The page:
How can one possibly write a blog about Colombia and not writing about salsa, cumbia, vallenato? Because salsa and vallenato are not just musics and dances among others. It’s in the air, in everyone’s soul, you can hear it in the streets, restaurants, taxis, in almost every houses… music is EVERYWHERE.
I’ve always been into latin music but before this year, I’ve never danced salsa. So far, I only took 2 years of flamenco and salsa is just the opposite: when in flamenco you have to have a kind of proud attitude, with salsa, you have to let yourself go, move your hips like crazy with a big smile on your face. And that could also means dancing muy pegadito (glued) to your partner.
To give you an idea, take a look at this Colombian salsa monument, el señor Joe Arroyo:
A lot of Colombians do know how to dance but, contrary to what one might think, not everyone does. Hey, everyone says that we’re not shower everyday in Europe! So you can easily imagine how strong those clichés could be when it comes to Colombia (Edit: there are 3 different types of salsa: the Colombian “Cali” style, the Cuban “Casino” style and the Porto-Rican “Miami, L.A and New York” style. Though I really like the Colombian one, I’ve found the Cuban salsa was easier for me to begin with).
I had my first big “salsa shock” in Cuban Jazz Cafe, one of the most beautiful dancing places in the center of Bogotá. I went there on a Saturday night to check a live band. I was sitting at the bar, in the middle of this 1920’s jazz-style club, surrounded by huge red velvet couches and curtains -a bit out-of-time- when I saw them: a group of 15-20 people swapping partners while dancing with infectious energy and cheerfulness as a guy was screaming the steps. This “rueda de casino” amazed me and there was something beyond the music and the dance itself, something you could actually felt in the air something electrifying.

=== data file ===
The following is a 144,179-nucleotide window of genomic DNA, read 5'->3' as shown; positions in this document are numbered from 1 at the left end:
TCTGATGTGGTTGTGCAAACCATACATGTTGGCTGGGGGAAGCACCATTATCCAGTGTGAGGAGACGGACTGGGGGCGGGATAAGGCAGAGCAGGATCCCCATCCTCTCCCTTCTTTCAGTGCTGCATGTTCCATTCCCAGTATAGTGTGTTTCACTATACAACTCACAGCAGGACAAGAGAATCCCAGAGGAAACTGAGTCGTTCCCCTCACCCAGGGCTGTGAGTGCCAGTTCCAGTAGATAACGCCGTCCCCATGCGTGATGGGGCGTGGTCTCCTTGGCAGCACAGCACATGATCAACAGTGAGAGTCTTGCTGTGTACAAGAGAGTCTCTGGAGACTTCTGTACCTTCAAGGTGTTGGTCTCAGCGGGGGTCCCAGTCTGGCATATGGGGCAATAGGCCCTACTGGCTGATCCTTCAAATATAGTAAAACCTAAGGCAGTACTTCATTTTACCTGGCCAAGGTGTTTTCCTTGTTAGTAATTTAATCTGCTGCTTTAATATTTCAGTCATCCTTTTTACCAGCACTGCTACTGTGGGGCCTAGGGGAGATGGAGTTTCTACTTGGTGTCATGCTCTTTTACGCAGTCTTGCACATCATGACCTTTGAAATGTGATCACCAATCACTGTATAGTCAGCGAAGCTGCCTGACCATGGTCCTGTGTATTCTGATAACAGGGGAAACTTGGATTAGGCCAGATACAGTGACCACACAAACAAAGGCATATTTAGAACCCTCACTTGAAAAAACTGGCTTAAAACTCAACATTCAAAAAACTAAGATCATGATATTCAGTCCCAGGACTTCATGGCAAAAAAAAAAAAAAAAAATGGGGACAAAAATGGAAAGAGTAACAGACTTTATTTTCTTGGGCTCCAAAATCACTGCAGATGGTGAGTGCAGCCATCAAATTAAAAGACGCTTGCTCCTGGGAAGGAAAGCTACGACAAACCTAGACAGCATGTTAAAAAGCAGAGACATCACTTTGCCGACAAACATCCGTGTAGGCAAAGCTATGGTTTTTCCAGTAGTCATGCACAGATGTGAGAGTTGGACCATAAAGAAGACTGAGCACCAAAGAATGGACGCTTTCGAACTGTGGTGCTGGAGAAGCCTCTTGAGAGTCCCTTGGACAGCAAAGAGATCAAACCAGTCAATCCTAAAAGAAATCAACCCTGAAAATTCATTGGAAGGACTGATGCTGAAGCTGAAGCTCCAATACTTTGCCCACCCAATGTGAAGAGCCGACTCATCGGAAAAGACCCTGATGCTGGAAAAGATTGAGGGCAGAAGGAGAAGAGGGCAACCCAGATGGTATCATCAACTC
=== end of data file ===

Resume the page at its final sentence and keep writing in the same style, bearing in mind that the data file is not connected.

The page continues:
For the colombian part, there are two main salsa places that I absolutely loved going to: Café Quiebra Canto and El Goce Pagano. I have been to many parties there and I surely will remember them for a long time, thanks to the good atmosphere and the quality of the music itself. And if you don’t know the great band called Red Crab already -a bunch of funny guys and good musicians from San Andres- I recommend to check them out. Seeing them -and their energy- live with at the Quiebra Canto was one of my best memories.
After 3 months of Cuban salsa, many (I mean MANY) nights dancing Colombian salsa, my body finally had what it was looking for after many years spent in our beautiful but oh too quiet France. Now I’m back in Paris, I feel some serious withdrawals symptoms.
Yes. I experienced the most powerful drug of Colombia: the pleasure of dancing!